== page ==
FET Tax Overview
Back in the day, paying FET taxes (the federal excise tax), along with tariffs, was the cornerstone of the federal government’s revenue stream. Although the income tax, and especially source withholding of income taxes, changed the picture dramatically, the FET tax is still around, it is still high, and the Treasury Department is still very serious about collecting it.
This post will examine some FET basics, and also touch on some commonly-attempted workarounds, and outright scams, that almost always end badly for the taxpayer.
Paying FET Taxes: Where the Money Goes
The large truck federal excise tax is essentially an additional 12 percent sales tax on the first sale of a tractor and trailer heavier than 33,000 pounds or a trailer heavier than 26,000 pounds. That one extra adjective (first sale) causes a great deal of confusion for taxpayers who wrongfully believe that they can purchase items just under the weight limit, increase the weight capacity or load with an after-market add-on, and avoid the tax. That’s not the way it works.
Depending on sales volume, the large truck FET accounts for about 9 percent of the Highway Trust Fund; the HTF, which draws most of its funds from gasoline taxes, is the money that the government uses to keep the highways in reasonably good condition. For various reasons, mostly because the gasoline tax simply doesn’t fetch as much money anymore and absolutely no one wants to hike it, there are concerns that the HTF may become insolvent, and in fact, Congress has moved about $65 billion from the general fund to the highway fund since 2008 just to keep the HTF afloat. So, the federal government needs every penny of highway money that it can find, and guess who pays that bill.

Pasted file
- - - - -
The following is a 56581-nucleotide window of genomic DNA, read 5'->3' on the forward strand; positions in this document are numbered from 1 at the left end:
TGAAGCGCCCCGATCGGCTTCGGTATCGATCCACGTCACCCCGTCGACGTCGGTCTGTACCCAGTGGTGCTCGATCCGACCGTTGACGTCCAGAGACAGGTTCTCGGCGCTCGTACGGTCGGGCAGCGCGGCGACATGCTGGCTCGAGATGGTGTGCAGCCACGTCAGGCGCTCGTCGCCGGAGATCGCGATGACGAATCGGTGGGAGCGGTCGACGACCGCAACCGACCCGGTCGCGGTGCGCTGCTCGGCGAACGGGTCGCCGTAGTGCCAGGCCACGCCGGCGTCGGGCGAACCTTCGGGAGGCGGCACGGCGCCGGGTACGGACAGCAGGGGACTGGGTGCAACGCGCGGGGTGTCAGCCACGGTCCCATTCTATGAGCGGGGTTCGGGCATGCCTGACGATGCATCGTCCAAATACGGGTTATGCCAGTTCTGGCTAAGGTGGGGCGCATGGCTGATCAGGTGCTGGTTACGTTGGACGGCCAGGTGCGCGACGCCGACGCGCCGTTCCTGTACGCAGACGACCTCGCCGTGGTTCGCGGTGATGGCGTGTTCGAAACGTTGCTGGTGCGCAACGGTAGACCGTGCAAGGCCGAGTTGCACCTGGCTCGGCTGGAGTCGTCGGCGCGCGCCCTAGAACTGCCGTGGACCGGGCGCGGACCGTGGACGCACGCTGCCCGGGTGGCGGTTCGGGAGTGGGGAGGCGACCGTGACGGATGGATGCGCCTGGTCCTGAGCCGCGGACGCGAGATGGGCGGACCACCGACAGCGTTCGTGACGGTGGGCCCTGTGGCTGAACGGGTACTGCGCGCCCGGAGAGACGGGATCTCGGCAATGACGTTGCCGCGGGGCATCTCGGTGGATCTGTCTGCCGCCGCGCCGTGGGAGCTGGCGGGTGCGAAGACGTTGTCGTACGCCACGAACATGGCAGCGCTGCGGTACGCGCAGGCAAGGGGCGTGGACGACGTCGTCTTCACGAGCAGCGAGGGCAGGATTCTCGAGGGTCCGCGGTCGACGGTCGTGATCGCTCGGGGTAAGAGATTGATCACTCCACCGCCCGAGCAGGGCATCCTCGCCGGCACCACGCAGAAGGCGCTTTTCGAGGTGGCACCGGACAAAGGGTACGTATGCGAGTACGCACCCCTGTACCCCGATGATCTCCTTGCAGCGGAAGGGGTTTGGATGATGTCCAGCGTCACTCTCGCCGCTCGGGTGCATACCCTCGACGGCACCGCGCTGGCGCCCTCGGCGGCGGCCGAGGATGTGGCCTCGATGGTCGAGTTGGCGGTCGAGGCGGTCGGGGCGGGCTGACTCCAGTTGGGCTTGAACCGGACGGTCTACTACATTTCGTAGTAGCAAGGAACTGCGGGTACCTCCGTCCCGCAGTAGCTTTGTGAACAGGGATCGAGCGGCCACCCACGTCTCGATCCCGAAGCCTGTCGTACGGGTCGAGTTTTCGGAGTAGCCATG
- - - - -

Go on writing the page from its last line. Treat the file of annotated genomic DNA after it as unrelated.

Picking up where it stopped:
Properly paying FET taxes means submitting Form 720. As of 2014, some tax credits may be available for bio-diesel and renewable diesel fuel users.
The Taxman Cometh
Here in the Detroit area, and probably in other parts of the country as well, it’s quite common to see a large truck body shop just a few blocks from a large truck dealership. Many buyers take their lightweight trucks from the dealer to the body shop, where the mechanics add an extra axle and the buyers pat themselves on their backs because they believe they aren’t responsible for paying their FET taxes.
This workaround actually has some basis in legal fact. In May 2017, the Supreme Court reaffirmed the first sale doctrine, which allows buyers to do whatever they like to the goods they purchase and the original patent holder can’t say boo about it.
Alexander Pope once wrote that “a little knowledge is a dangerous thing,” and in this instance, he was spot-on. The first sale doctrine applies in patent law, but not in tax law. Furthermore, there is no six month grace period or window. It doesn’t matter if you modified the truck six minutes or six years after you purchased it. So, if you own a truck and/or trailer that is above the weight limit, you owe the excise tax.
In 2015, the IRS started cracking down on unpaid 720 FET taxes, usually by comparing weigh station data to 720 filers. If there is no match, an IRS audit is probably forthcoming, and that is not something that you want to face alone.